The brownish-black, long-legged common pond skater is only likely to be confused with the smaller, thinner, more fragile-looking common water-measurer, or the smaller, chunkier, shorter-legged water cricket.

Common pond skaters have water-repellent hairs on the bottom of their feet, enabling them to walk on the surface film of the water. They hunt by detecting vibrations in this film.

Some of the Flora
you might see here…

Wild Teasel

Dipsacus fullonum

A species of flowering plant known by the common names wild teasel or fuller’s teasel, although the latter name is usually applied to the cultivated variety D. fullonum var. sativus. It is native to Eurasia and North Africa, but it is known in the Americas, southern Africa, Australia and New Zealand as an introduced species.

It is a herbaceous biennial plant (rarely a short-lived perennial plant) growing to 1–2.5 metres (3.3–8.2 ft) tall. The inflorescence is a cylindrical array of lavender flowers which dries to a cone of spine-tipped hard bracts. It may be 10 centimetres (3.9 in) long. The dried inflorescence of a cultivar was historically used in textile manufacturing as a tool for fulling.

Green Alkanet

Pentaglottis sempervirens

A curious name for a plant with such vivid blue flowers. The flower buds start off pink and gradually change colour as they open. Commonly known as green alkanet or evergreen bugloss, and it is one of several related plants known as alkanet. It is a bristly, perennial plant native to southwestern Europe, in northwest Iberia and France.

It has a deep tap root. It grows up to approximately 60–90 cm (23.6–35.4 in) tall with a roughly hairy stem. It has broadly ovate, or pointed oval leaves and the lower leaves have leaf stalks. It can retain its green leaves through the winter. Green alkanet blooms in spring and early summer, between April and June or July. It has pink flower buds that open up to brilliant blue or bright blue flowers with a white centre, approximately 10 mm (0.4 in) wide. There are 5 sepals. It has clusters of flowers, but only one flowering at a time. Its stamens are hidden inside narrow flower-tubes which end in a white eye in the centre of a blue flower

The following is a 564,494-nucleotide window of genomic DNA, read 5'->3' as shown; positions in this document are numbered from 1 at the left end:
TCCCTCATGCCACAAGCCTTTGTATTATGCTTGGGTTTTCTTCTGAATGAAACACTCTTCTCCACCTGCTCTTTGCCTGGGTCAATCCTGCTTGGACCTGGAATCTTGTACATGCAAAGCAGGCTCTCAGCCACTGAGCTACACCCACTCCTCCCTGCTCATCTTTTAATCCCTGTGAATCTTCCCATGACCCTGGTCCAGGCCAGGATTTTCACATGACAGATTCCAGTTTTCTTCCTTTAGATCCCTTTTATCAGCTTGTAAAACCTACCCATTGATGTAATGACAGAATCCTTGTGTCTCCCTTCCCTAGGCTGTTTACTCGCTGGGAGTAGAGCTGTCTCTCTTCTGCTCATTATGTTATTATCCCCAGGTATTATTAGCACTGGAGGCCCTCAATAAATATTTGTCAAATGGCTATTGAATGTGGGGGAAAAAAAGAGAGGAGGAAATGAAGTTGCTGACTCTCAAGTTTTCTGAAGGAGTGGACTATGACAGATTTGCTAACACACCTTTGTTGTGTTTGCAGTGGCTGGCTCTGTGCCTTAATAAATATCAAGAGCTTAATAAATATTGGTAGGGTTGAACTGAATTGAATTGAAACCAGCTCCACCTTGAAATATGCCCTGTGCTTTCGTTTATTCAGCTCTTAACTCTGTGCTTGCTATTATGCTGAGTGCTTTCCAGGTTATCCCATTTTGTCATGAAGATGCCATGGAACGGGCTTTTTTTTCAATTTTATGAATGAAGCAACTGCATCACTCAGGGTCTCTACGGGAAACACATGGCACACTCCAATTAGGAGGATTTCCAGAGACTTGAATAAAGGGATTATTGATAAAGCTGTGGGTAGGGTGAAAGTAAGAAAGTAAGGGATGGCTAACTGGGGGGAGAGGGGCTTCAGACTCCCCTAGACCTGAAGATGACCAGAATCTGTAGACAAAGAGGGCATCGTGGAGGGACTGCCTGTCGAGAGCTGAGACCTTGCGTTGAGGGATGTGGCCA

The flowers are pollinated by bees and bumblebees, and the seed capsules can also be transported over some distances on passing animal fur or attached to clothing.



Tanacetum parthenium

A flowering plant in the daisy family, Asteraceae. It may be grown as an ornament, and may be identified by its synonyms, Chrysanthemum parthenium and Pyrethrum parthenium. It is also used as a herbal medicine in the traditional sense and a dietary supplement to treat headache and other ailments, as well more recently in topical skin care as an antioxidant.

The plant is a herbaceous perennial that grows into a small bush up to 70 cm (28 in) high, with pungently-scented leaves. The leaves are light yellowish green, variously pinnatifid. The conspicuous daisy-like flowers are up to 20 millimetres (3⁄4 in) across, borne in lax corymbs. The outer, ray florets have white ligules and the inner, disc florets are yellow and tubular. It spreads rapidly by seed, and will cover a wide area after a few years. The plant produces achene fruit, and grows in stony slopes and river beds.



Black Knapweed

Centaurea nigra

A species of flowering plant in the family Asteraceae known by the common names lesser knapweed, common knapweed and black knapweed. A local vernacular name is hardheads.